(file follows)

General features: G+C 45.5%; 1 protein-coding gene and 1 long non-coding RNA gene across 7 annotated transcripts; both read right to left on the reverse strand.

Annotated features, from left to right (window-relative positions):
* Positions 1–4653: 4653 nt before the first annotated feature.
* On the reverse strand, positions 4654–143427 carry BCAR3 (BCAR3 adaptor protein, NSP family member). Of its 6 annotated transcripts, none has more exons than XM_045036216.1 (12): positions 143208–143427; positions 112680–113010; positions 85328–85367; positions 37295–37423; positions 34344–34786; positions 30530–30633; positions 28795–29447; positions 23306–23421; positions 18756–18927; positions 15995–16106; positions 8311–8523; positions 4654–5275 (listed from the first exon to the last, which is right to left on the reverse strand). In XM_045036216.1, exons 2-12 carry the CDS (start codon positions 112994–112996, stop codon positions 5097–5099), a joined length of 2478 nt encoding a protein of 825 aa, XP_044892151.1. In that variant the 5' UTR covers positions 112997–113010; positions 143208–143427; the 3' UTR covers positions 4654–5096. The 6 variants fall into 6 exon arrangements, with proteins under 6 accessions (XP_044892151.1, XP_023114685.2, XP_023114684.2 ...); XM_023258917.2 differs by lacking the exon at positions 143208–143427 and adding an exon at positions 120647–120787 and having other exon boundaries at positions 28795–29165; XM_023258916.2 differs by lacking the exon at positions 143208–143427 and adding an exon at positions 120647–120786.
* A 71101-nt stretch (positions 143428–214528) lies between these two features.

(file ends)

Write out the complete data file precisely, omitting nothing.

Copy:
General features: G+C 45.5%; 1 protein-coding gene and 1 long non-coding RNA gene across 7 annotated transcripts; both read right to left on the reverse strand.

Annotated features, from left to right (window-relative positions):
* Positions 1–4653: 4653 nt before the first annotated feature.
* On the reverse strand, positions 4654–143427 carry BCAR3 (BCAR3 adaptor protein, NSP family member). Of its 6 annotated transcripts, none has more exons than XM_045036216.1 (12): positions 143208–143427; positions 112680–113010; positions 85328–85367; positions 37295–37423; positions 34344–34786; positions 30530–30633; positions 28795–29447; positions 23306–23421; positions 18756–18927; positions 15995–16106; positions 8311–8523; positions 4654–5275 (listed from the first exon to the last, which is right to left on the reverse strand). In XM_045036216.1, exons 2-12 carry the CDS (start codon positions 112994–112996, stop codon positions 5097–5099), a joined length of 2478 nt encoding a protein of 825 aa, XP_044892151.1. In that variant the 5' UTR covers positions 112997–113010; positions 143208–143427; the 3' UTR covers positions 4654–5096. The 6 variants fall into 6 exon arrangements, with proteins under 6 accessions (XP_044892151.1, XP_023114685.2, XP_023114684.2 ...); XM_023258917.2 differs by lacking the exon at positions 143208–143427 and adding an exon at positions 120647–120787 and having other exon boundaries at positions 28795–29165; XM_023258916.2 differs by lacking the exon at positions 143208–143427 and adding an exon at positions 120647–120786.
* A 71101-nt stretch (positions 143428–214528) lies between these two features.